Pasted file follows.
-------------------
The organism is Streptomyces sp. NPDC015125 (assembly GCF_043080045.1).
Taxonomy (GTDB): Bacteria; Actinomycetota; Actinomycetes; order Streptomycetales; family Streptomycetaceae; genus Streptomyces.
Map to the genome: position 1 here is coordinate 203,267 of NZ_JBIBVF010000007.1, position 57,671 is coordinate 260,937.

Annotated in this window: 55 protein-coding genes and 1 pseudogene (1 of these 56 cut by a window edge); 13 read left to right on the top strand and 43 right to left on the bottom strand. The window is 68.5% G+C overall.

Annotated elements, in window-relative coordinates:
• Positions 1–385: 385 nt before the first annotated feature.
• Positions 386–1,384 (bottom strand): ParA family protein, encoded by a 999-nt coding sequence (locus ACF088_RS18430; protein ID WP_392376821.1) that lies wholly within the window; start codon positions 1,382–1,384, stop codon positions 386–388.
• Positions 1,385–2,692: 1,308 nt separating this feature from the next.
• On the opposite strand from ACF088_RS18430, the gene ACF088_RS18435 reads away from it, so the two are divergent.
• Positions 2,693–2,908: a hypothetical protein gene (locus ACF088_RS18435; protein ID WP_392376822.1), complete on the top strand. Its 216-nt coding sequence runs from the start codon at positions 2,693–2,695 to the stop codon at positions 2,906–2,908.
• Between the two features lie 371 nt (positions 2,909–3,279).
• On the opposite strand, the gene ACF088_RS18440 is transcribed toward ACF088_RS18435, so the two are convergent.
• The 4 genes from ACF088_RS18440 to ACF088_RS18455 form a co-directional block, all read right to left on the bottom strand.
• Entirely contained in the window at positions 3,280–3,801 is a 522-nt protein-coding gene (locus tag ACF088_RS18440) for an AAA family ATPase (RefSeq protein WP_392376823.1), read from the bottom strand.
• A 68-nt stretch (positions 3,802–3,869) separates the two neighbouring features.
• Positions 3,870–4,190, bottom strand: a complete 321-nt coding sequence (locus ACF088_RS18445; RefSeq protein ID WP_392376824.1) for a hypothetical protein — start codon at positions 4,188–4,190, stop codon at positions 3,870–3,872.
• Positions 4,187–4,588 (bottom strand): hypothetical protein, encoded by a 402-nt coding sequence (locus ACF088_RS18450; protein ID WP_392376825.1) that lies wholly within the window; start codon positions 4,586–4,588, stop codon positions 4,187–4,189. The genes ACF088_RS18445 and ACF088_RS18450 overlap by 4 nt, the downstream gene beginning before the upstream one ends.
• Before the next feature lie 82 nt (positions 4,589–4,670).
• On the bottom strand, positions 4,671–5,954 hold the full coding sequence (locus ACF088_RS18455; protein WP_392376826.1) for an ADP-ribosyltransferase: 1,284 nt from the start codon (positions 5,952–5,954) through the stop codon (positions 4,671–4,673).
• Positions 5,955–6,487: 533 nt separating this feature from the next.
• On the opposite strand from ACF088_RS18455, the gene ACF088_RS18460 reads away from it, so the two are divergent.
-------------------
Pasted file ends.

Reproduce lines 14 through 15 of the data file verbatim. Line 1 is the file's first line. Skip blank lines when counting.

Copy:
• Entirely contained in the window at positions 3,280–3,801 is a 522-nt protein-coding gene (locus tag ACF088_RS18440) for an AAA family ATPase (RefSeq protein WP_392376823.1), read from the bottom strand.
• A 68-nt stretch (positions 3,802–3,869) separates the two neighbouring features.